Tuesday, March 27, 2012

The Road from Dullsville to Thrilltown

At Kobold Quarterly today: Spicing up journeys.

Journeys are part of the myths we try to capture in RPGs. From the Odyssey and Anabasis of the Greeks, to Huck and Jim’s trip down the Mississippi, to films such as The Hidden Fortress and Saving Private Ryan, journeys serve as both vehicles for adventure and as metaphors for the heroes’ movement toward self-discovery.

RPGs don’t focus much on internal journeys to self-improvement, but the journey is still a fine tool for adventure. The best approach is to deal with the literal journey from point A to point B and let players apply their own symbolic meaning to the trip, if they choose.

Even a straightforward journey isn’t about interminable walking or riding; there’s no excitement in that. It’s about what characters meet along the way. (more ...)

Friday, March 23, 2012

John Carter

John Carter is shaping up to be the mega-flop movie of the year, if not of the decade. That's a huge shame, because while I think the movie is well short of perfect, it's still very, very good.

I'm a huge fan of planetary/lost world romances in general and of the Barsoom stories in particular, so I walked into the theater with a positive bias. I had high hopes but low expectations. That wasn't because I disliked the trailers but because I have so much scar tissue from earlier incidents of Hollywood digging its cheese-stained fingernails into cherished novels.

As expected, the film diverged from the original. That used to anger me, but it doesn't anymore. Films and books need to tell stories differently. I'm now willing to give filmmakers a lot of leeway, as long as they preserve the heart and feel of the characters and their story. In that, I think John Carter succeeds admirably--with one glaring, gut-wrenching, near fatal exception.

Tuesday, March 20, 2012

Kobold Quarterly--Respect the Lowly Dungeon

Geomorph by Glenn Judd
In today's Howling Tower installment at Kobold Quarterly: deep, dark dungeons have their hooks in me, and they won't let go.

It's taken as gospel by many fantasy roleplayers that in the bad old days, all campaigns were about dungeons. Characters left the dungeon and returned to town only for healing and to replenish supplies. They might have a few random encounters between the town and the dungeon, but those were nothing more than distractions from the main event, which took place entirely underground. This is a nice myth, but it's a complete distortion of the truth.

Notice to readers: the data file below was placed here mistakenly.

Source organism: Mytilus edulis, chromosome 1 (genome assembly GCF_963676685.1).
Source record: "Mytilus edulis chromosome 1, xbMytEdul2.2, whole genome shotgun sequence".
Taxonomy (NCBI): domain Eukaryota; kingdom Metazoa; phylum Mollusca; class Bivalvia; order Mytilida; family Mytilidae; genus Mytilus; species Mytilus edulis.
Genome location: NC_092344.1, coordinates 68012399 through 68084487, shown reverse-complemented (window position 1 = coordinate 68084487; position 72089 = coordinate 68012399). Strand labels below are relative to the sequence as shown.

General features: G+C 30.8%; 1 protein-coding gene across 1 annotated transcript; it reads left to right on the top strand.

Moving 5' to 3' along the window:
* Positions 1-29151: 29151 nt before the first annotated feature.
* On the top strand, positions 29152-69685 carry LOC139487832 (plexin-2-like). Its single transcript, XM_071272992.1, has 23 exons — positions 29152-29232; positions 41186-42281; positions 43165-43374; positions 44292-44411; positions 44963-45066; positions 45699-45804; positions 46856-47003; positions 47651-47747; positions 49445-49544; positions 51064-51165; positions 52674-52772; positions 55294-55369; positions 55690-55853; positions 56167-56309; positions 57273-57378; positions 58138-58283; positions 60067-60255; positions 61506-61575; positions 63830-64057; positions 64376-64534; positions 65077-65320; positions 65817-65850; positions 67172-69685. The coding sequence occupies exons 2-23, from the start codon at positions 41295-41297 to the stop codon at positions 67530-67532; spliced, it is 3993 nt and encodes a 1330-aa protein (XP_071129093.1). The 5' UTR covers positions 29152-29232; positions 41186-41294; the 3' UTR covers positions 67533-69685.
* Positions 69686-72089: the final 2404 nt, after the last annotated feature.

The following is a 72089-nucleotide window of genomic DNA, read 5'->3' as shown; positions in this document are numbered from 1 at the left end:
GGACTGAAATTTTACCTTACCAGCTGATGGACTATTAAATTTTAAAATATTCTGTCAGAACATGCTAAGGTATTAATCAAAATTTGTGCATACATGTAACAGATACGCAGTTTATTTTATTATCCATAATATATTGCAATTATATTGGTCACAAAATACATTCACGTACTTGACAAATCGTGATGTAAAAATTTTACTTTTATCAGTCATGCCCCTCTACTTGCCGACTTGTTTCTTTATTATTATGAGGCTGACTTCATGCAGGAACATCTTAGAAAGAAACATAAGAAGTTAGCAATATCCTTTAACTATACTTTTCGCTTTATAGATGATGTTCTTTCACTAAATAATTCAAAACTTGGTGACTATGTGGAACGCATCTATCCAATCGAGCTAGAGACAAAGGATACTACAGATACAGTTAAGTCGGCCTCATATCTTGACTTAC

Friday, March 16, 2012

Effects vs. Meanings

Here you are, with your core rulebooks, your expansion books, and a sheaf of online articles with options for your character. What do you do with them?

If you’re like me, you spend at least some time thinking about the differences between effects and meanings.

On Wednesday, Brendan pointed me to this entry of the Hack & Slash blog, “On the Failure of Tactical Combat.” Don’t let the title fool you; it’s really about associative vs. dissociative game effects. I’ve always examined those concepts under different labels that come from wargaming: design for cause (associative) and design for effect (dissociative). 

Wednesday, March 14, 2012

Complexity and Option Fatigue

Part of this week's discussion about D&D revisions, "Complexity and Option Fatigue," is over at Kobold Quarterly.

For the first half of D&D's life (back in the AD&D days), the game's complexity arose mainly from its open-endedness and its presentation. Players and DMs had to be skillful at navigating the game's labyrinth of rulebooks, which were laced with exclusive and often contradictory rules. 

That shifted with the release of 3rd Edition. For the last fifteen years or so, most of D&D's complexity has come from what system analysts call option fatigue but is more commonly known as information overload.

(more ...)

Dysfunctional and Co-Dependent

A sad element of the RPG industry is the codependent, self-destructive relationship between D&D players and the game's publisher, whether that's TSR or Wizards of the Coast.

This unhappy bond doesn't afflict smaller publishers. It's a waste product of turning D&D into big business.

It stems in part from the dirty little secret of D&D: once you've bought the basic rules and a book of monsters, you don't need anything else. You can play D&D for the rest of your life without ever spending another shekel.